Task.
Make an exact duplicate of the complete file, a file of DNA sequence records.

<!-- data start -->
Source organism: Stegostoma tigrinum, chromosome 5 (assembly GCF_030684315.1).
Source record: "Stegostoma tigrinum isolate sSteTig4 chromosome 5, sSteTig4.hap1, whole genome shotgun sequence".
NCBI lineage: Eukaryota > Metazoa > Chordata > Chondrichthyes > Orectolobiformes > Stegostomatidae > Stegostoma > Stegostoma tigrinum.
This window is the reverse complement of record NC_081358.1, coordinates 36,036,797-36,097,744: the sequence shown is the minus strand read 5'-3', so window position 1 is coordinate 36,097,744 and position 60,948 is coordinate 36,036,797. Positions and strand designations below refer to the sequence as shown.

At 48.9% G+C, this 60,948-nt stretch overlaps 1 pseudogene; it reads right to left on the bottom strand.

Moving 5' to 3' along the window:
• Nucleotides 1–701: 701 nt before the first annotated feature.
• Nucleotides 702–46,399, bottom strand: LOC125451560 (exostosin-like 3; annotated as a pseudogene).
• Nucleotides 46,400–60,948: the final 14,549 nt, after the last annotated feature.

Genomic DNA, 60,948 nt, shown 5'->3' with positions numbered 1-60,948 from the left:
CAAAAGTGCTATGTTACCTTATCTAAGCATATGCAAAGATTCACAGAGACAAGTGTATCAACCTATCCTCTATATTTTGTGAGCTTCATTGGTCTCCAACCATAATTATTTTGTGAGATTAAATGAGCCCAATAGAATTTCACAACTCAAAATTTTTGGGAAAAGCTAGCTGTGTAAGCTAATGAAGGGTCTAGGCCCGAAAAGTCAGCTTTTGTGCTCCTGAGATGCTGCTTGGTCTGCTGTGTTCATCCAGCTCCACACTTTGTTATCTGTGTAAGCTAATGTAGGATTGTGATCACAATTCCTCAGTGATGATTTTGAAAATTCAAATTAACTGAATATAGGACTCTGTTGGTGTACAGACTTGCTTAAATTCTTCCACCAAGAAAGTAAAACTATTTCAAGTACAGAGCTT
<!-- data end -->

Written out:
Source organism: Stegostoma tigrinum, chromosome 5 (assembly GCF_030684315.1).
Source record: "Stegostoma tigrinum isolate sSteTig4 chromosome 5, sSteTig4.hap1, whole genome shotgun sequence".
NCBI lineage: Eukaryota > Metazoa > Chordata > Chondrichthyes > Orectolobiformes > Stegostomatidae > Stegostoma > Stegostoma tigrinum.
This window is the reverse complement of record NC_081358.1, coordinates 36,036,797-36,097,744: the sequence shown is the minus strand read 5'-3', so window position 1 is coordinate 36,097,744 and position 60,948 is coordinate 36,036,797. Positions and strand designations below refer to the sequence as shown.

At 48.9% G+C, this 60,948-nt stretch overlaps 1 pseudogene; it reads right to left on the bottom strand.

Moving 5' to 3' along the window:
• Nucleotides 1–701: 701 nt before the first annotated feature.
• Nucleotides 702–46,399, bottom strand: LOC125451560 (exostosin-like 3; annotated as a pseudogene).
• Nucleotides 46,400–60,948: the final 14,549 nt, after the last annotated feature.

Genomic DNA, 60,948 nt, shown 5'->3' with positions numbered 1-60,948 from the left:
CAAAAGTGCTATGTTACCTTATCTAAGCATATGCAAAGATTCACAGAGACAAGTGTATCAACCTATCCTCTATATTTTGTGAGCTTCATTGGTCTCCAACCATAATTATTTTGTGAGATTAAATGAGCCCAATAGAATTTCACAACTCAAAATTTTTGGGAAAAGCTAGCTGTGTAAGCTAATGAAGGGTCTAGGCCCGAAAAGTCAGCTTTTGTGCTCCTGAGATGCTGCTTGGTCTGCTGTGTTCATCCAGCTCCACACTTTGTTATCTGTGTAAGCTAATGTAGGATTGTGATCACAATTCCTCAGTGATGATTTTGAAAATTCAAATTAACTGAATATAGGACTCTGTTGGTGTACAGACTTGCTTAAATTCTTCCACCAAGAAAGTAAAACTATTTCAAGTACAGAGCTT